When it comes to developing technical analysis and charting skills, the Chartered Market Technician (CMT) certification is where it's at. For financial professionals who are considering this option, obtaining this certification shows potential employers that you have a comprehensive knowledge of technical analysis and could put you ahead of the pack in pursuit of that coveted Wall Street job. If you think a CMT certification might help you chart your career course and get it trending in the desired direction, read on to find out what the program entails and what you'll need to do to succeed.

What's a CMT?
The CMT program is administered by the Market Technicians Association (MTA). It aims to develop a technical analysis as well as professional analytical skills. An additional benefit of the program is that it provides a code of ethics and gives analysts an ethical framework to work within. (To read more about finding the perfect job for you, see Is A Career In Financial Planning In Your Future? and Six Steps To Successfully Switching Financial Careers.)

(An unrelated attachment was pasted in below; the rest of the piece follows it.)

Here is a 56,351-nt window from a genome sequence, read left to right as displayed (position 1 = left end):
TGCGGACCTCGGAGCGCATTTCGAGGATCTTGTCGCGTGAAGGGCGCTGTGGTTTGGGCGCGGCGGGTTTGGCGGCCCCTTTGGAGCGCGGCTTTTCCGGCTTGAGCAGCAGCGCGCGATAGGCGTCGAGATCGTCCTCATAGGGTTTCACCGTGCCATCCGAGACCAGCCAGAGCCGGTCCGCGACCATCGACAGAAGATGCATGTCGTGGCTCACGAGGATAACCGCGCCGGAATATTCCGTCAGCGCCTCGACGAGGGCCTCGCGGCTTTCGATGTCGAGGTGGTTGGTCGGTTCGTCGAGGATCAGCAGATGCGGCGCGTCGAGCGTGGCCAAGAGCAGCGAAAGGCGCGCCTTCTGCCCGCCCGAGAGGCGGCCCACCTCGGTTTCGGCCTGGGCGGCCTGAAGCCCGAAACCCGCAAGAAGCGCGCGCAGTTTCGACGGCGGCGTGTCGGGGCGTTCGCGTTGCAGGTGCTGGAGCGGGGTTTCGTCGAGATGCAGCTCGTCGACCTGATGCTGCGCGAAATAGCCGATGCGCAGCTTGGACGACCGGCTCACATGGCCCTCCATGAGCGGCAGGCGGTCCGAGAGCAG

Designed as a self-study program, the MTA provides a reading list and various study aids. Using textbooks, flash cards and sample exams, most students are able to grasp the material and progress through the exams. In addition, the MTA also offers the CMT Institute to assist test-takers with preparation. This program includes interactive webinars, web-based question-and-answer sessions and online bulletin boards.

While there are countless technical analysis training programs available, only the CMT is designed to provide broad exposure to the classic literature in the field while emphasizing state-of-the-art analytical techniques. Almost every aspect of technical analysis is addressed in the curriculum - chart pattern identification and measurements, common and obscure indicators, Elliott wave theory, Gann angles, point-and-figure charting, candlestick charts and other tools. (For more insight, see Exploring Oscillators and Indicators.)

Why Should You Consider This Program?